Towards Net Zero Energy for Older Apartment Buildings in Brisbane

Towards Net Zero Energy for Older Apartment Buildings in Brisbane


Paul Matthew and Paola Leardini

Organisation of Presenter:

University of Queensland, Australia


Between 1961 and 1981 the number of Australian apartments and flats more than tripled in response to booming post WW2 immigration, growing local manufacturing industries and the new construction skills of migrants. The Australian Bureau of Statistics records that more than 500,000 brick flats and apartments dwellings were built in this period.
This apartment building cohort is very consistent in construction method, with cavity brickwork external walls, rendered brick internal walls and concrete slab floors that form the ceiling of the apartment below. Roofs are typically an uninsulated low pitch metal sheet with fibre cement (or asbestos) ceilings and soffits below. These buildings were built in an age where there were no energy or water efficiency regulations and, although some have had internal renovations, many remain close to original condition.
They are now around 40 years old and are facing the need for replacement of substantial parts of their building envelopes; roof sheeting, doors, windows, balustrades and lifts are reaching the end of their serviceable life as are some energy intensive services such as hot water systems and stovetops. The uniformity of this building type and the number of dwellings involved makes it worth investigating what renovation strategies could be implemented to improve their energy efficiency and indoor comfort conditions. International examples show that substantial energy demand reduction is possible and net zero energy is an achievable and cost effective target for some of these apartment blocks.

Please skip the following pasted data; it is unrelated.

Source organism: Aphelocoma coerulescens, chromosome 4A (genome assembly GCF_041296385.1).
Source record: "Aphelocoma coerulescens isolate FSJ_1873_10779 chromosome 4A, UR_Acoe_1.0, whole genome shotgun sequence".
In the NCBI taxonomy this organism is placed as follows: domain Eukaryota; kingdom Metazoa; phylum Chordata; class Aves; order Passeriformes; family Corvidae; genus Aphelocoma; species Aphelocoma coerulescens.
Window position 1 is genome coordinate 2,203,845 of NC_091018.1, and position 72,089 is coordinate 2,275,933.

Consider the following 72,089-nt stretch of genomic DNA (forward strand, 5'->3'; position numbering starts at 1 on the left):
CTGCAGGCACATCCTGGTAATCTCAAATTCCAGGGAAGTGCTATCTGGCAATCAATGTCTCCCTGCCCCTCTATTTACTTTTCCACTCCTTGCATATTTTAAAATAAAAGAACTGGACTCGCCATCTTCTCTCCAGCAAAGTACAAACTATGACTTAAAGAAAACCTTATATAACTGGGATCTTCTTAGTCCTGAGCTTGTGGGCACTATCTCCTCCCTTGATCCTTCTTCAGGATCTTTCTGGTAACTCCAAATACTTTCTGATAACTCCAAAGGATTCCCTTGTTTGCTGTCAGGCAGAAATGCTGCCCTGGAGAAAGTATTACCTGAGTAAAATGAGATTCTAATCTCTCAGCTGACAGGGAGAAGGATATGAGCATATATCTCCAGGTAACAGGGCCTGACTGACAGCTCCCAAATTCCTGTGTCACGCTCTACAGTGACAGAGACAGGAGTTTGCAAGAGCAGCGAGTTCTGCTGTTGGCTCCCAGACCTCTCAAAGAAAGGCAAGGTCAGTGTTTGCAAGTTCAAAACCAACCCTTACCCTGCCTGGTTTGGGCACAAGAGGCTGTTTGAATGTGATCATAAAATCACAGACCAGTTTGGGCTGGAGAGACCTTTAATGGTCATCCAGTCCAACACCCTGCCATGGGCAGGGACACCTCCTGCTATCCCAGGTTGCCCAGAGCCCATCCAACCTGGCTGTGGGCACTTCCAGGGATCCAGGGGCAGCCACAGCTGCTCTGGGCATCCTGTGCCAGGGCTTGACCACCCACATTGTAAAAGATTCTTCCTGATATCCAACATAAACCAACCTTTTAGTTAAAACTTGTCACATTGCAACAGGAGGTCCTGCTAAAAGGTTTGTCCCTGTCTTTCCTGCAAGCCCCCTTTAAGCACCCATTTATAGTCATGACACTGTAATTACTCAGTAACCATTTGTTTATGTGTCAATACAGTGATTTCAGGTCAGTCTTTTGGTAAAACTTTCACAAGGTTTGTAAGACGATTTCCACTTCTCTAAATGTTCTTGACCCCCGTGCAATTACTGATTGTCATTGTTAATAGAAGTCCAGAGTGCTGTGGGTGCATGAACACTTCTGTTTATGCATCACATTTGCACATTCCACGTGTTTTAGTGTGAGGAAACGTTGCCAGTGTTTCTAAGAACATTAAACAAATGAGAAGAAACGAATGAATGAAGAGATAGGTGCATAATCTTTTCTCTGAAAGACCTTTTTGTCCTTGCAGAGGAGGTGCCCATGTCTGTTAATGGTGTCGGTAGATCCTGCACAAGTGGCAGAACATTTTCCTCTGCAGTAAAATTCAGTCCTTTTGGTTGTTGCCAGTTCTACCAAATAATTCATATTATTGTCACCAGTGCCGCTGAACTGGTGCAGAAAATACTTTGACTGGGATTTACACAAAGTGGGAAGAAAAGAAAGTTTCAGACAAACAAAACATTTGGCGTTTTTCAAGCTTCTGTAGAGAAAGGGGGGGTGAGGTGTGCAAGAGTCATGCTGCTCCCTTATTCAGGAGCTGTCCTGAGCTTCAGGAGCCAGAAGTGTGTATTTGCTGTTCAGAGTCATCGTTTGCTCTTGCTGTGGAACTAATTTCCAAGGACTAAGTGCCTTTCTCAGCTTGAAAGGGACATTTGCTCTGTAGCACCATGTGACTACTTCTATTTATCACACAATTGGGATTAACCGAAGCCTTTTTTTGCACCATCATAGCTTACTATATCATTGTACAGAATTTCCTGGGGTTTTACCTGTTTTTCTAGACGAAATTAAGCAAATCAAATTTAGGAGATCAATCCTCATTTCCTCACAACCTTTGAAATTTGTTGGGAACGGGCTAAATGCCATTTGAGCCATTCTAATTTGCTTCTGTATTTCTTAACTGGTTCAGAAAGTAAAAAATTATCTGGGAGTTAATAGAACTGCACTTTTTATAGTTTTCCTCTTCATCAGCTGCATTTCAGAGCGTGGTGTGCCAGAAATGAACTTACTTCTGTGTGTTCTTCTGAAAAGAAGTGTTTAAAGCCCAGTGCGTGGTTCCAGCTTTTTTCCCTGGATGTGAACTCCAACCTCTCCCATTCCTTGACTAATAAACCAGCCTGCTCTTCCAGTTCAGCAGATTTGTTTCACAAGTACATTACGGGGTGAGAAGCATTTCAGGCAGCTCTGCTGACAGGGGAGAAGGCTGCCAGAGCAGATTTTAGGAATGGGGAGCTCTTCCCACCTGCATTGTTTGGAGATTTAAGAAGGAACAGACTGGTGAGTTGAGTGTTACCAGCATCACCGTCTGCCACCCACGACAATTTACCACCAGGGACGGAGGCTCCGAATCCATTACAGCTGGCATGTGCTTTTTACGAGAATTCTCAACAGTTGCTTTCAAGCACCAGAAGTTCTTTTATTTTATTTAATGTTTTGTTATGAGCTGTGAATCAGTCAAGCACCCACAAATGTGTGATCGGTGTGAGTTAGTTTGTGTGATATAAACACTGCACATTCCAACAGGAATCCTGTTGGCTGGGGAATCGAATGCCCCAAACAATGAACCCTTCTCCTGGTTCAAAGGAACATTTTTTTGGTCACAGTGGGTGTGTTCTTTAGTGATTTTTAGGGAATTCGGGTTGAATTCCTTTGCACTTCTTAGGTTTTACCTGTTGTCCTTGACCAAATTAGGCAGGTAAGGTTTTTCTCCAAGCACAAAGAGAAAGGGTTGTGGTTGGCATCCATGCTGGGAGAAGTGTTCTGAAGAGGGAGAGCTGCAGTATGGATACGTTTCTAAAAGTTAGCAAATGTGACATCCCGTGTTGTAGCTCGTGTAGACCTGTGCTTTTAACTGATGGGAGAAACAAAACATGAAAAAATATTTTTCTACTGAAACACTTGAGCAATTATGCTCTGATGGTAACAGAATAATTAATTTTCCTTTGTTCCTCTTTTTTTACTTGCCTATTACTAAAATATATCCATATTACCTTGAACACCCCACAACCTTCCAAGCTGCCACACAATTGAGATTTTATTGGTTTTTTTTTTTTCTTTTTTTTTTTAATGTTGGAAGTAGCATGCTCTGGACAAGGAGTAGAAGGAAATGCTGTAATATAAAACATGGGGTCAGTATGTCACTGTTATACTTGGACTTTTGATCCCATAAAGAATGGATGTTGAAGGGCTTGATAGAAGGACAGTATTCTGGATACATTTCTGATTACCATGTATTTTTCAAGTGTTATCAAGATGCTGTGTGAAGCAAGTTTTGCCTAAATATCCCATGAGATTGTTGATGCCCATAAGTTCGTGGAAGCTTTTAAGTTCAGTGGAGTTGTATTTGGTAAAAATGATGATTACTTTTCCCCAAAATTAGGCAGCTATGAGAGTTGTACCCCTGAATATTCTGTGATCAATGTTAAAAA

This paper presents initial results of ongoing research into the current condition and future value of 1960s and 1970s apartment buildings in Brisbane, aiming to identify renovation measures that prove suitable for the specific climatic and socio-economic context.
Modelling tools are employed to assess hygro-thermal behaviour and energy consumption of a typical building, comparing its current and post energy retrofit performance. The feasibility of the most effective retrofit strategies is then evaluated in light of socio economic factors, and conclusions are drawn about the best future for these buildings and their inhabitants, as well as the decisions required to achieve it.